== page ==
In small doses, Spell Rift is a nifty little puzzle game.
I’ve said as much in the past, but crafting a puzzle game that sets you apart in the iOS space gets tougher and tougher by the day. At this point even the clones have clones. So while creating a game that stands out is a rarely achieved goal in recent times, I’m glad to see app developers are still giving it a go. Spell Rift doesn’t quite reach that breakout status, but it’s enjoyable nonetheless.
In Spell Rift your task is to find words in a large grid of letters, a la word search. You can either drag your finger across each letter to spell out the word, or tap it one letter at a time. Every word you enter in nets you points, and the used-up letters disappear to give way to new ones. While this mechanic lies at the core of the game, each of the 21 levels has different victory guidelines.
One of the things that truly impressed me about Spell Rift, and is really at the root of these types of games being any good, is how exhaustive the dictionary is. In some other puzzle games you’ll find yourself spelling out words that the game just won’t recognize, but Spell Rift doesn’t have that problem. It even includes some shorthand words like “OK,” along with a variety of slang terms. In addition the touch detection is spot on, and easily kept up with me as I swiped back and forth over the tiles.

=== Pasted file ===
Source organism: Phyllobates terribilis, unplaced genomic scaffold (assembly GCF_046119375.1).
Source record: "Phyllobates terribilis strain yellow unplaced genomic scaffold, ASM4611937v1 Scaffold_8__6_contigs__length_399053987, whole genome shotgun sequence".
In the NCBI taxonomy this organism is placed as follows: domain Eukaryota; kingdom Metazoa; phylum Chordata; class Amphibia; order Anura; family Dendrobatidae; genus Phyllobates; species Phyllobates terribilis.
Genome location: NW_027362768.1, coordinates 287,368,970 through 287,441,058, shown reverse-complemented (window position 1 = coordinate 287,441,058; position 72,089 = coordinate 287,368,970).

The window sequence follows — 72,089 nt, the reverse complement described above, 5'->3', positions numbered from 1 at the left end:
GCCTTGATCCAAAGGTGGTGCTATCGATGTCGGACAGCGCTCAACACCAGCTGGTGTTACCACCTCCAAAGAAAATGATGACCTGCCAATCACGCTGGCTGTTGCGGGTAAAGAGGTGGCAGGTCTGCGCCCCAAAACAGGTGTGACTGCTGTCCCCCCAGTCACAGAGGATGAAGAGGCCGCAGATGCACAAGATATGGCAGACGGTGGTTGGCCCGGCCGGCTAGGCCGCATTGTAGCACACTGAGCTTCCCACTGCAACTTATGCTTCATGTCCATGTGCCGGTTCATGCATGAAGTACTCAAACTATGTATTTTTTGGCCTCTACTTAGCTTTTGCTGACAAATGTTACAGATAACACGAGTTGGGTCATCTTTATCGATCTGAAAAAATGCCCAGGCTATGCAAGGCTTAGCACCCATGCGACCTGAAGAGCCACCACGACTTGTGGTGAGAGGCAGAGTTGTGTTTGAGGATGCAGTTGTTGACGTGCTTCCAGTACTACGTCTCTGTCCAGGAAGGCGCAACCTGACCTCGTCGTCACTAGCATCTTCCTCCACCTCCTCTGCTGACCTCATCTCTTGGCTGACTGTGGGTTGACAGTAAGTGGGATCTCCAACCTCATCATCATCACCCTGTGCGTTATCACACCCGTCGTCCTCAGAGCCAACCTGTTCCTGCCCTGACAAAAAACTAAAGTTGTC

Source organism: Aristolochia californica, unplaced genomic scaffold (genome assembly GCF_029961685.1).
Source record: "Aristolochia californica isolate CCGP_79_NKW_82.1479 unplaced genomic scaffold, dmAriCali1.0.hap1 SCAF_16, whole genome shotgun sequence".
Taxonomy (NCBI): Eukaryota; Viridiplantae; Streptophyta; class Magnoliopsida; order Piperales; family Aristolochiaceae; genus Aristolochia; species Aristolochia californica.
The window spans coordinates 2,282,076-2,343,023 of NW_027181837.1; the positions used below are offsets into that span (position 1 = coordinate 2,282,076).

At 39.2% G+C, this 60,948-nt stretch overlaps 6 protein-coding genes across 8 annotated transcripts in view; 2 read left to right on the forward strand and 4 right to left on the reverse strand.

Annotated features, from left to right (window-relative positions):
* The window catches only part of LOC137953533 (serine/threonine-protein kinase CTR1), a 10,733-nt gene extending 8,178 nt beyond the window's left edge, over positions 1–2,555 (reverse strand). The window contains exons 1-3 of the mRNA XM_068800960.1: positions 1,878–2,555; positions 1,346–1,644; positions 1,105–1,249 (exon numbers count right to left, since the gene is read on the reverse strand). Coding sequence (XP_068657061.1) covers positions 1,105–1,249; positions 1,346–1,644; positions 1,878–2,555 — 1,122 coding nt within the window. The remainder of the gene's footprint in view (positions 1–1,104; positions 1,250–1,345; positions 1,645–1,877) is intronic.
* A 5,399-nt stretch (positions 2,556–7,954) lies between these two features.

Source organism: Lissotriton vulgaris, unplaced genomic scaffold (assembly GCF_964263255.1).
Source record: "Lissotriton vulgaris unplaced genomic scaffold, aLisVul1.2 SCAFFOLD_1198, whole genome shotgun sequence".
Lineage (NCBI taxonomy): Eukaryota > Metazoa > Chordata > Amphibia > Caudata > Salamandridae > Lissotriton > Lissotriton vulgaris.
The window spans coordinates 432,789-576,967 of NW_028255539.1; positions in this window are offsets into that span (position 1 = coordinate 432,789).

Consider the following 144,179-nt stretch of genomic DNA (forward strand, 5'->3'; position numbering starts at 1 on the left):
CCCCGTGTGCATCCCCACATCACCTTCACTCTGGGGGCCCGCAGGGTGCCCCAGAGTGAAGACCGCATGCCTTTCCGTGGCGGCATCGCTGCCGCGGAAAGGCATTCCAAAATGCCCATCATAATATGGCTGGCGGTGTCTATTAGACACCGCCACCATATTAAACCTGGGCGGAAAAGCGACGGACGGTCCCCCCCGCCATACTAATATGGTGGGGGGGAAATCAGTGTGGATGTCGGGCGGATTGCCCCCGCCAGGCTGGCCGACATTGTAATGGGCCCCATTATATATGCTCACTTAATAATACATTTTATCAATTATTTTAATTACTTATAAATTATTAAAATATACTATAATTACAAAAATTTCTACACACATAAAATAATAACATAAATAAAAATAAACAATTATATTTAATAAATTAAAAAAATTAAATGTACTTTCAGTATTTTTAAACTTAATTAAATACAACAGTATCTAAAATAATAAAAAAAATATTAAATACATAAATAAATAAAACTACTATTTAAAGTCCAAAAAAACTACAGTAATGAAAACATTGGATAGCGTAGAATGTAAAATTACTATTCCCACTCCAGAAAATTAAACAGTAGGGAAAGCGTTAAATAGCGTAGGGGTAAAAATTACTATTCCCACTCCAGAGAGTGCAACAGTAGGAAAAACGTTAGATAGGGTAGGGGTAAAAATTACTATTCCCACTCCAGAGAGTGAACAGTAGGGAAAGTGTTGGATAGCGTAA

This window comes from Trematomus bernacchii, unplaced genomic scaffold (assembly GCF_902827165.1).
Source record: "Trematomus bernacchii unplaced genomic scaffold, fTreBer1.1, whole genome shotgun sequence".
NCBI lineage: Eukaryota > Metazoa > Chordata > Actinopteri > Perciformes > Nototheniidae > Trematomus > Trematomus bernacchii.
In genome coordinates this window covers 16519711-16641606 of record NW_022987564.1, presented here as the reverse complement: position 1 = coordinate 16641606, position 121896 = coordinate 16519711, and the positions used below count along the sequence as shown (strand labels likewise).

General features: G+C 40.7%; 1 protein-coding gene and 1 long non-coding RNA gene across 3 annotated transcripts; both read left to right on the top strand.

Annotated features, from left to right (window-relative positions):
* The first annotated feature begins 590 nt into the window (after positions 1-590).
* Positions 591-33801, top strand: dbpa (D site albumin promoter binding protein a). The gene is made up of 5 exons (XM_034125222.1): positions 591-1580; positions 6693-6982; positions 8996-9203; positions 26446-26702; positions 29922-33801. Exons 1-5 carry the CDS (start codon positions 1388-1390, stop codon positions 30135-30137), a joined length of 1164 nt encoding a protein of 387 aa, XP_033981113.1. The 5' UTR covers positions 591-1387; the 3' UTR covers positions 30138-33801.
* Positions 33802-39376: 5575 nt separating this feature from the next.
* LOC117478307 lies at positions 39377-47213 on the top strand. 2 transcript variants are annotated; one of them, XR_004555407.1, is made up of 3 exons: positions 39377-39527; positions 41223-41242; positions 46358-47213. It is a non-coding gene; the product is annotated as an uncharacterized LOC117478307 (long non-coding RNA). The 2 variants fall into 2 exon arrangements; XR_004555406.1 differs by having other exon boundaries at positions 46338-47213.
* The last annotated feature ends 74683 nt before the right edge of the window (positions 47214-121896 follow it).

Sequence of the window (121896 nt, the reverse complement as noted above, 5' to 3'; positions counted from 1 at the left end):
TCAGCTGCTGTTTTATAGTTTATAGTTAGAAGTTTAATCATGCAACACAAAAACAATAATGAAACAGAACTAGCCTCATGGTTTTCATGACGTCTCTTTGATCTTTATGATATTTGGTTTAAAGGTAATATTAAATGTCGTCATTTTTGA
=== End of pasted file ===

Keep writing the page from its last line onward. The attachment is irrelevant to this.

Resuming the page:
While having a huge dictionary is great, my primary issue with the game is that every level feels very similar. The basic blocks are the same, there’s no background or changing music to differentiate them, and the objectives are usually to either collect X number of tiles or X number of words. You might have a time limit to reach on occasion, but such events are few and far between. Typically you just trace words until it tells you to stop — there’s no varying strategy you need to employ. In that same vein, it becomes apparent after a few levels that you’re just looking for the same words over and over.
They try to keep it fresh from level to level, with special blocks that need to be dealt with in different or unusual ways. Some are basic bombs that blow up, taking more tiles with them if they’re not cleared in a set number of turns. Others are more complex and vacuum up the tile underneath them during each move that doesn’t clear them, or spread a virus from block to block that turns them all into the same letter. But while these special blocks help mitigate the sameness of each level, they don’t cure it.
Although this may seem like a lot of complaining, I honestly enjoyed most of my time with Spell Rift – It’s just not a game that’s going to entertain you for hours on end. As stated earlier, every level feels too similar, and there’s no sense of impending doom to stave off like you see in other puzzle games (with the exception of the VERY rare timed levels). It’s best served as a simple bite-sized experience, before the déjà vu feeling sets in after a few levels. Play it a bit here, and a bit there, and your overall enjoyment will be better served in the long run.